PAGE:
How much longer can Belgium survive the pressures of its unlikely origins?
- How did Belgium, this misconstrued country, come about? It is nearly as illogical a grouping as Iraq.
- General De Gaulle used to claim that Belgium was invented by the English to annoy the French.
- Belgium was invented by the British and the French to annoy the Dutch.
- Belgium could probably divide — without any major impacts on its neighbors.
After years of internal political stalemate in Belgium’s politics, the largest threat to the country suddenly seems to be – quite unusually in the postwar period – an external force: terrorism tied to the politics of the Middle East.
The recent attacks follow quite some time after the departure of Belgium’s fighter jets from the anti-ISIS war in Iraq.
But just how did Belgium, this strangely formulated country, come about? In some ways, it is nearly as illogical a grouping as Iraq itself.
Yet it is not as if Belgium was mid-wifed, as Iraq was, or even as Yugoslavia and Czechoslovakia were, by a general settlement of a European war.
General De Gaulle, the erstwhile French president, used to claim that Belgium was invented by the English to annoy the French, which sounds credible at first blush. However, a little digging into the historical record shows it to be untrue.
If anything, though, Belgium was invented by the British and the French to annoy the Dutch.
Keeping Belgium safe
Flanders — until 1830 the southern and Catholic part of the Netherlands — was merged with French-speaking Wallonia, to create a buffer between Holland and France.
That maneuver certainly suited Britain. Since England lost Calais in 1558 during the reign of Mary I and gave up its attempt to hold both sides of the English Channel, the English/British strategy had been to keep Belgium out of the hands of a hostile power — especially one with a strong navy.
The French, who just 15 years earlier had been defeated at Waterloo — in Belgium — certainly counted, but throughout the 18th century, the Dutch had been at least as important as rivals to the British — and, in naval terms, rather more so.
By 1830, Britain had sent troops and ships to keep the Spanish, the Austrians, the Dutch and the French out of Belgium. The country officially came into being early in Britain’s century of (European) peace.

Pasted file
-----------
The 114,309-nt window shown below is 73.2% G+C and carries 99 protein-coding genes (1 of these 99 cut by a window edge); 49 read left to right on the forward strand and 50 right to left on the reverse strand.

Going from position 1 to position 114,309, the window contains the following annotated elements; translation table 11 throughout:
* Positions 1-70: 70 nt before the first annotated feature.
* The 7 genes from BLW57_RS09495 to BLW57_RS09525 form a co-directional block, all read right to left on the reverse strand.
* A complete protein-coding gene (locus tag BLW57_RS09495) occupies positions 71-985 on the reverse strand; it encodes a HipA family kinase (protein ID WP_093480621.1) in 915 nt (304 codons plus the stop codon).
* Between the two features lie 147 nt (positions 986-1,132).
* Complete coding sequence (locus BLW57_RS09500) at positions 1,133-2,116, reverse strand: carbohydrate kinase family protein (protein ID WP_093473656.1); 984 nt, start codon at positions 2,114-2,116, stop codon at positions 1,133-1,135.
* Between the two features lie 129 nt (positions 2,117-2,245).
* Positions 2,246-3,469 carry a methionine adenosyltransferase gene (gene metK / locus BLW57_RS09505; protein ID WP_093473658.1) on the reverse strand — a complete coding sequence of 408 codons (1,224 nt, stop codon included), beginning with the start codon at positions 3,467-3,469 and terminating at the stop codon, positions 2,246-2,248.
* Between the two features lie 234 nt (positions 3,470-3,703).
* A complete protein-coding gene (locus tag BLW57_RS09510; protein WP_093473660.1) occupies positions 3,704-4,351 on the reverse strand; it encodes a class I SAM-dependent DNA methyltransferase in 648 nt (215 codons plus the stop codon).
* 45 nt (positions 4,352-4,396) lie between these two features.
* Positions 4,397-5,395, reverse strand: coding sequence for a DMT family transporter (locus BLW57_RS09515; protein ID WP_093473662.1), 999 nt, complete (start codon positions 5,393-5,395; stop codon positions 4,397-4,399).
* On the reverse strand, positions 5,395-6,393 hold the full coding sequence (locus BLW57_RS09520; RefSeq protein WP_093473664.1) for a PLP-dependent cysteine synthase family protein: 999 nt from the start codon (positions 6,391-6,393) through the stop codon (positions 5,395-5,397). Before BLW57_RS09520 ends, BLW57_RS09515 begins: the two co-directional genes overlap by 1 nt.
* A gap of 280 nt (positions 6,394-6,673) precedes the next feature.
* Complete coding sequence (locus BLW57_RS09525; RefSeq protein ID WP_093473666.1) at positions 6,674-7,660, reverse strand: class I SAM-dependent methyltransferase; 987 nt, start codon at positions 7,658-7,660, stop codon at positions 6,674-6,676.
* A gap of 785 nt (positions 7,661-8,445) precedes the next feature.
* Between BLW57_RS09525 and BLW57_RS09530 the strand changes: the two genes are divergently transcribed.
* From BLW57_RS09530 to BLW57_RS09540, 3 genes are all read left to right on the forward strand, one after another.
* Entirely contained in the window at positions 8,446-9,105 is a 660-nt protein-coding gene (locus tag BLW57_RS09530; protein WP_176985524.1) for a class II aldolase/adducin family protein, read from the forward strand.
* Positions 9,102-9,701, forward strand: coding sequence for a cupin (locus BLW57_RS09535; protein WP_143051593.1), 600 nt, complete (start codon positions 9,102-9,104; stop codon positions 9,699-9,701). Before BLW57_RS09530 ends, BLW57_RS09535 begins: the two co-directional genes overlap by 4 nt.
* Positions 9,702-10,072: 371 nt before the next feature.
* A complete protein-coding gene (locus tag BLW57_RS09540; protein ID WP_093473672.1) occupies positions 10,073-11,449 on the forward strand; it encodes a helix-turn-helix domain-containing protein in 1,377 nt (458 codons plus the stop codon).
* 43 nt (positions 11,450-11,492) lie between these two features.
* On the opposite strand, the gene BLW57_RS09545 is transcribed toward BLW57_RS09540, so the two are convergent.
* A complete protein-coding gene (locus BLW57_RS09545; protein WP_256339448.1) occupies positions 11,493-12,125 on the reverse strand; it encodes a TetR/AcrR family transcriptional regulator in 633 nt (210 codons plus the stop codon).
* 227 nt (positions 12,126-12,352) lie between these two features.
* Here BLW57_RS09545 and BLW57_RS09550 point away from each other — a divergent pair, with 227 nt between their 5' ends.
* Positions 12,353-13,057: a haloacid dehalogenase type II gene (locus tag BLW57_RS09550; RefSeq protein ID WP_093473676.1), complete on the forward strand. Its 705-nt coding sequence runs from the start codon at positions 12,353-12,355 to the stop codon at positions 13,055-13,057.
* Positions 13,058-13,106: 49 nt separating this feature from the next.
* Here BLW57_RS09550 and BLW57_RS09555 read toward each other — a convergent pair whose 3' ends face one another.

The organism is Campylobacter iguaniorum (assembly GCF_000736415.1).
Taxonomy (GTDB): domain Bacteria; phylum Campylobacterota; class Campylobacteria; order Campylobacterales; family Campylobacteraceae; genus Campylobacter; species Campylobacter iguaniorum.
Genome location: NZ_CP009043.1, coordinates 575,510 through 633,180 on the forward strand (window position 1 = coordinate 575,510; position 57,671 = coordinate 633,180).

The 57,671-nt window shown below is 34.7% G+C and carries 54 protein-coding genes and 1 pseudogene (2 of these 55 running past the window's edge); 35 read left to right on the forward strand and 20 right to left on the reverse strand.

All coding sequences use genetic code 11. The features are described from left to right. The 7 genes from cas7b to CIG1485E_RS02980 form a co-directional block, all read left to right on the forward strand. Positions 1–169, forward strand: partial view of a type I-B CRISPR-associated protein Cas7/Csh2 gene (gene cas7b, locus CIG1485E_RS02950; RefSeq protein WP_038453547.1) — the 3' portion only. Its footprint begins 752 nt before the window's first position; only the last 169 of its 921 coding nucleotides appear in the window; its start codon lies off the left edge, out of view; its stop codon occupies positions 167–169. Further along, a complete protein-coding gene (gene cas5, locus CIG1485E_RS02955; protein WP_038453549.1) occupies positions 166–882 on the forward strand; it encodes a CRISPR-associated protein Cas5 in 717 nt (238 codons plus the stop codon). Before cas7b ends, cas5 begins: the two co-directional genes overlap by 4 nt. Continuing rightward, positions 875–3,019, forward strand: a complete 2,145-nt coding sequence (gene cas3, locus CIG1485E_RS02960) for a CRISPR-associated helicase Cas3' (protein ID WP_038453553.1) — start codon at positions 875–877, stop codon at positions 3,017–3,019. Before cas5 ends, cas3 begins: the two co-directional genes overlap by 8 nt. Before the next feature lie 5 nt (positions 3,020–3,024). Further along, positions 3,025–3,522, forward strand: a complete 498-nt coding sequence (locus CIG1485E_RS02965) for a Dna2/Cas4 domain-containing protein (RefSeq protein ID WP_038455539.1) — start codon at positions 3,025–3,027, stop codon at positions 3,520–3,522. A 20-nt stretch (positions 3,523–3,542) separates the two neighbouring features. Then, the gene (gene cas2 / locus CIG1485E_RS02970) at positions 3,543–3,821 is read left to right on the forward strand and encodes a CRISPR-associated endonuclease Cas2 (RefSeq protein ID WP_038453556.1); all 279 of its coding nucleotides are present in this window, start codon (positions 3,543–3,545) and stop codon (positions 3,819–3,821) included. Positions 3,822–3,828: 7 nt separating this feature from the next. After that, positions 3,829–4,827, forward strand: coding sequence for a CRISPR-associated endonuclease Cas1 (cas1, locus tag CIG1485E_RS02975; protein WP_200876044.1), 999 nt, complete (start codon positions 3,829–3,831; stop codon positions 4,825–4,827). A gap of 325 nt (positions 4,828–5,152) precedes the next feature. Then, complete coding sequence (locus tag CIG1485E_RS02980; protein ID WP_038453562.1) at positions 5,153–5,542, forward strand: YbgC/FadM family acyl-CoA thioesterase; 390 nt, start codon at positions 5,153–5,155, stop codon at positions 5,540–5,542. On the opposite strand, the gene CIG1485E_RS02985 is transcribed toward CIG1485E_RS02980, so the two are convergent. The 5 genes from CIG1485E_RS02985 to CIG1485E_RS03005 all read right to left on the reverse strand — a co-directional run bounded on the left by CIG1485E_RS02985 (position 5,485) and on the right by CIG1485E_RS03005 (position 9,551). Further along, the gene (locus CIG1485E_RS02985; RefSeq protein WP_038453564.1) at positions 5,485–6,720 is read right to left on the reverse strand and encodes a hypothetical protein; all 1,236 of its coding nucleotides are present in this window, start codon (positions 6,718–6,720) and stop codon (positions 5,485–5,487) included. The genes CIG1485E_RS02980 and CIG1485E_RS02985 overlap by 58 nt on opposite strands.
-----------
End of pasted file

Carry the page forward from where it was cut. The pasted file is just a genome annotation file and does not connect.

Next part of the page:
In the 20th century, the strategic task of defending Belgium returned to the fore with wars, both hot and cold, over Belgium.
During their aggressive period, the Germans used Belgian territory repeatedly for their ill-advised and illicit military conquest campaigns.
Under those circumstances, it is at least arguable that a major unacknowledged reason why Britain joined NATO — based, of course, in Belgium — was to keep Soviet tanks from the Belgian coast.
Possibility of Belgium breaking up?
Even if modern Britain fears neither the Dutch nor the French, would it object to Belgium breaking up today? Not officially, of course. And there is no reason to suppose that the Belgians, French or Dutch would much care about Britain’s point of view, anyway.
Any trend toward current European states dividing along ethnic or linguistic lines is sure to raise eyebrows in London and, more especially, in Edinburgh and Cardiff. A hard-fought referendum in 2014 kept Scotland from departing the United Kingdom by about 384,000 votes.
And Spain’s prime minister, Mariano Rajoy, facing down a vigorous independence movement in control of Catalonia’s regional government, is unlikely to view a Belgian divorce with equanimity.
Any division of Belgium faces a battle over the border — specifically the status of Brussels, the French-speaking capital in the heart of Flanders.
If there is no option of internationalizing it — as a sort of European District of Columbia — it is sure to be a major source of tension between Flanders and Wallonia.
In light of the severe internal strife and mutual frustration among the Flemish and Walloons, the fact is that Belgium could probably divide — without any major impacts on its neighbors.
Flanders could end up merging with Holland and Wallonia with France, or both could stay independent — but in neither case is there likely to be economic disruption.
Would there be an economic impact on the former Belgium itself? This is certainly at the heart of the debate there.
Prosperous Flanders is fed up with subsidizing Wallonia. Some four-fifths of Flemings expect, and almost half hope, to see Belgium break up. Wallonia is much less keen on divorce.
Have we seen the last of Belgium? No doubt, the EU will soon have a panel studying the matter.
If neither language, culture nor history is the focus for the Belgian state, what is left but the King — and its national football team?
A brief moment of solidarity in the face of terrorist attacks will likely fade when the events recede further into the past. And Belgium will be left again to wonder why it exists and whether it should continue onward.